As much as people talk about how perfect he is for the system the Chicago Bears have been running for years, the Bears were actually hurting his coverage numbers far more than helping them. When they rotated to their Cover-3 looks, which seemed to be as much about hiding the safety play of Major Wright as anything else – getting him in the box and away from coverage zones where he could do damage – Tillman was unable to get physical with receivers in the way that maximizes his strengths, and the way you see top corners like Darrelle Revis and Richard Sherman do.
Not only does it remove the physicality from his game, but those Cover-3 looks also removed his ability to mirror receivers, especially when he was using bail technique having been lined up close to the line of scrimmage initially. Instead of squaring his feet to the receiver and reading his movements, Tillman was forced to turn and get depth, practically inviting easy completions on hitch routes or comebacks.
When Chicago did play to his strengths however, we saw something extremely impressive. His game isn’t quite the same as a guy like Revis or Sherman in that he still allows a greater completion percentage than they do, but the trade-off is that he just doesn’t get beaten over the top. Initially I thought that was because the Bears played such a large volume of Cover-2 that Tillman was simply never the primary coverage defender on deep passes, but re-watching his targets that really isn’t the case.
What Cover-2 they do run protects him in that fashion, but he was thrown at more than enough when playing Quarters, Cover-3 or straight up Man coverage, with or without a single-high free safety to help out to have been tested deep. In 2011, his last full-season of play, the longest reception Revis allowed was 53 yards. Richard Sherman was beaten for a long of 56 yards this season, but the longest pass to get past Tillman was just 28 yards.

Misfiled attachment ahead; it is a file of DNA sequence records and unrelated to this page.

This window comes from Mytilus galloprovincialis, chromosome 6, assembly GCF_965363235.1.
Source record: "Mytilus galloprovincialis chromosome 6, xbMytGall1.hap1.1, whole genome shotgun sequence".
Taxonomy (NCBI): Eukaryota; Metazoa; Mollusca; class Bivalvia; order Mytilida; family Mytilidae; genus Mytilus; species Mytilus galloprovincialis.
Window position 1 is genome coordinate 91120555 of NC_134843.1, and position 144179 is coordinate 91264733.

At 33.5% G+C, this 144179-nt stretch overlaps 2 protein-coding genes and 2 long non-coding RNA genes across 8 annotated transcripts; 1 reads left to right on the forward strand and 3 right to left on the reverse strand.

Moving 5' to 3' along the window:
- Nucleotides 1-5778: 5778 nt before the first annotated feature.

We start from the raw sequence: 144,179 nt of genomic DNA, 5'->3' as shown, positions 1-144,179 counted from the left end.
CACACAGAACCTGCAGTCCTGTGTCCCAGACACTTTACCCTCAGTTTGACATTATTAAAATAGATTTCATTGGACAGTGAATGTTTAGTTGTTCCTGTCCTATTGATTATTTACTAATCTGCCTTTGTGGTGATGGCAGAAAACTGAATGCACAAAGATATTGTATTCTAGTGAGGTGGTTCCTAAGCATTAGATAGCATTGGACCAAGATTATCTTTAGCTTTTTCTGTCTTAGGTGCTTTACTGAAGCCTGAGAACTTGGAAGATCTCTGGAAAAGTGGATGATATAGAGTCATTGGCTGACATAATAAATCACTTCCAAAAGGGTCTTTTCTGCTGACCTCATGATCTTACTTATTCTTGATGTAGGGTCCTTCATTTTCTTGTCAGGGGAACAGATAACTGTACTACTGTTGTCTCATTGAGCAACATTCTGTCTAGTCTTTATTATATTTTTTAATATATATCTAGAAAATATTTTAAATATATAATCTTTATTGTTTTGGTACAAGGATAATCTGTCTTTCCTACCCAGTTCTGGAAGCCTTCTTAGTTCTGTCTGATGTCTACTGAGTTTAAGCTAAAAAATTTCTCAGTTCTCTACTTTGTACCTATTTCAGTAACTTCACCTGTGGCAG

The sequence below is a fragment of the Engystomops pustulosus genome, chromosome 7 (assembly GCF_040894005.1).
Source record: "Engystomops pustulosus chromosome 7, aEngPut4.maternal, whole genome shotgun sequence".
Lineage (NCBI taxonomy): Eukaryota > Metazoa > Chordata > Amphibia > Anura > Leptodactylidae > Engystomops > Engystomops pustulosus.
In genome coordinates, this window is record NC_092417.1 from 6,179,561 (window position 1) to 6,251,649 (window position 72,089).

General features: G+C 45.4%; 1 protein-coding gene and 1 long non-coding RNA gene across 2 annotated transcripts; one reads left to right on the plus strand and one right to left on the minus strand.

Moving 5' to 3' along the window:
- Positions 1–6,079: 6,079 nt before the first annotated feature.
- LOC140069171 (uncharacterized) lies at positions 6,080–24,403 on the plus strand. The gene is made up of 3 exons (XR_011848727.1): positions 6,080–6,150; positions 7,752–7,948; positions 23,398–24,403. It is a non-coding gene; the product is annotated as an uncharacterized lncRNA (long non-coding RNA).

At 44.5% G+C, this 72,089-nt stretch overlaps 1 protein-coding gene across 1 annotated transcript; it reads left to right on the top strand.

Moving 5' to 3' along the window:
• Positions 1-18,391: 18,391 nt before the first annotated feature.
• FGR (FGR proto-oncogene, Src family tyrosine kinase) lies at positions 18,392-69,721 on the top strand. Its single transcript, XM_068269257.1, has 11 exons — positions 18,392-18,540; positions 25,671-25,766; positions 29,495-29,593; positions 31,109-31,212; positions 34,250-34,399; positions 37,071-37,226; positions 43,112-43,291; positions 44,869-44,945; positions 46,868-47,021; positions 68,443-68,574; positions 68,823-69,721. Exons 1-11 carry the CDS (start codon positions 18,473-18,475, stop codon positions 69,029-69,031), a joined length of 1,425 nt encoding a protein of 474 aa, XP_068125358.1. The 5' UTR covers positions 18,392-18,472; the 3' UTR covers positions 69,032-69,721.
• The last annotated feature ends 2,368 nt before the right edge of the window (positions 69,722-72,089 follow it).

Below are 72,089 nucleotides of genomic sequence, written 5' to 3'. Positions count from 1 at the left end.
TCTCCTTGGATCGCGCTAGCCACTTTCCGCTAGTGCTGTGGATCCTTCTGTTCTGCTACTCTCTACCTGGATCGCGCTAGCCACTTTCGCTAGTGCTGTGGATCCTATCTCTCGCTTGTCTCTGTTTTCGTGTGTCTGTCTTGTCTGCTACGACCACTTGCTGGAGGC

I don’t want to hang my hat on that number, because there was at least one pass where he was in man coverage and did allow his receiver to get a step on him, and any single freak play can screw those stats for anybody, but it highlights the point that is born out elsewhere in those numbers. When playing in Cover-2 or Man coverage Tillman surrendered just 7.5 yards per reception.
He may give up receptions, but he is so quick to come up and challenge short routes that they rarely amount to anything. Of the 59 targets in Cover-2 and Man coverage, which I shall call ‘Aggressive Coverage’ from here on for the sake of flow, Tillman allowed only 14 first downs. When he was allowed to play in aggressive coverage he surrendered a first down on less than a quarter (23.7%) of targets. When he was playing soft that number shoots to 47%.
In this aggressive coverage Tillman is able to do what he does best, challenge receivers to beat him one-on-one. Cover-2 might be zone coverage, but that doesn’t mean he sits off and reads the quarterback until the ball is thrown. Tillman plays essentially man coverage within his flat zone, making contact with his receiver early and riding him through the zone until the ball is passed or until he hands off to another defender.
The ability he has in this scenario is eerily similar to Revis or Sherman: physicality bordering on illegal contact, fantastic footwork, and the ability to read and react quickly enough that they often beat receivers to the ball.